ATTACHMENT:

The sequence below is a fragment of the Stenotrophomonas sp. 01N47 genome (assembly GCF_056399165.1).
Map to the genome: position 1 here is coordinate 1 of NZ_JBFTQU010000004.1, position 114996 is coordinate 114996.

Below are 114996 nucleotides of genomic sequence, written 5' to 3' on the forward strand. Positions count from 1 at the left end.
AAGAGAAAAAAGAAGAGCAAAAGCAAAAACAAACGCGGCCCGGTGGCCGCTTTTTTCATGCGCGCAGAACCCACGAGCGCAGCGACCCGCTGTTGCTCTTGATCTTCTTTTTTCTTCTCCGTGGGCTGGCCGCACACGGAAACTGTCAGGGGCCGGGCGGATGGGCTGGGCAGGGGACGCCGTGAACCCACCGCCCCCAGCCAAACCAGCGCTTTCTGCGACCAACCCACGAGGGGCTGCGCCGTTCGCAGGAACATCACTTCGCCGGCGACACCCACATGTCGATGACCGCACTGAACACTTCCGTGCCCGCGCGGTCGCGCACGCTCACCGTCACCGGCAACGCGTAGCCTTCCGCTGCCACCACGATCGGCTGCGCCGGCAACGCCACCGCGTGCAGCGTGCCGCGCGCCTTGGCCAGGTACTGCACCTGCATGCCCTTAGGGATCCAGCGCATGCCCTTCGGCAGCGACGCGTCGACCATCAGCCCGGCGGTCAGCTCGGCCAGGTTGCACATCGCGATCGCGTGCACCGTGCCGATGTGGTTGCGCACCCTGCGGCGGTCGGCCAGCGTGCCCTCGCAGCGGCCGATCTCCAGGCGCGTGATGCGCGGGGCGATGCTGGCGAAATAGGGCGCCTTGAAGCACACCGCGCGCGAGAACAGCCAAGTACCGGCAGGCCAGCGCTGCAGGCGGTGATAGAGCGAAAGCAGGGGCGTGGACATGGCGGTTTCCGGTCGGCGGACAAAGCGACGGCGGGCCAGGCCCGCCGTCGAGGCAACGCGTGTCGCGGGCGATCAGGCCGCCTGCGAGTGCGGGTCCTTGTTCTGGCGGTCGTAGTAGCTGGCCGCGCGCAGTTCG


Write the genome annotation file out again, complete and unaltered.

The sequence below is a fragment of the Stenotrophomonas sp. 01N47 genome (assembly GCF_056399165.1).
Map to the genome: position 1 here is coordinate 1 of NZ_JBFTQU010000004.1, position 114996 is coordinate 114996.

Below are 114996 nucleotides of genomic sequence, written 5' to 3' on the forward strand. Positions count from 1 at the left end.
AAGAGAAAAAAGAAGAGCAAAAGCAAAAACAAACGCGGCCCGGTGGCCGCTTTTTTCATGCGCGCAGAACCCACGAGCGCAGCGACCCGCTGTTGCTCTTGATCTTCTTTTTTCTTCTCCGTGGGCTGGCCGCACACGGAAACTGTCAGGGGCCGGGCGGATGGGCTGGGCAGGGGACGCCGTGAACCCACCGCCCCCAGCCAAACCAGCGCTTTCTGCGACCAACCCACGAGGGGCTGCGCCGTTCGCAGGAACATCACTTCGCCGGCGACACCCACATGTCGATGACCGCACTGAACACTTCCGTGCCCGCGCGGTCGCGCACGCTCACCGTCACCGGCAACGCGTAGCCTTCCGCTGCCACCACGATCGGCTGCGCCGGCAACGCCACCGCGTGCAGCGTGCCGCGCGCCTTGGCCAGGTACTGCACCTGCATGCCCTTAGGGATCCAGCGCATGCCCTTCGGCAGCGACGCGTCGACCATCAGCCCGGCGGTCAGCTCGGCCAGGTTGCACATCGCGATCGCGTGCACCGTGCCGATGTGGTTGCGCACCCTGCGGCGGTCGGCCAGCGTGCCCTCGCAGCGGCCGATCTCCAGGCGCGTGATGCGCGGGGCGATGCTGGCGAAATAGGGCGCCTTGAAGCACACCGCGCGCGAGAACAGCCAAGTACCGGCAGGCCAGCGCTGCAGGCGGTGATAGAGCGAAAGCAGGGGCGTGGACATGGCGGTTTCCGGTCGGCGGACAAAGCGACGGCGGGCCAGGCCCGCCGTCGAGGCAACGCGTGTCGCGGGCGATCAGGCCGCCTGCGAGTGCGGGTCCTTGTTCTGGCGGTCGTAGTAGCTGGCCGCGCGCAGTTCG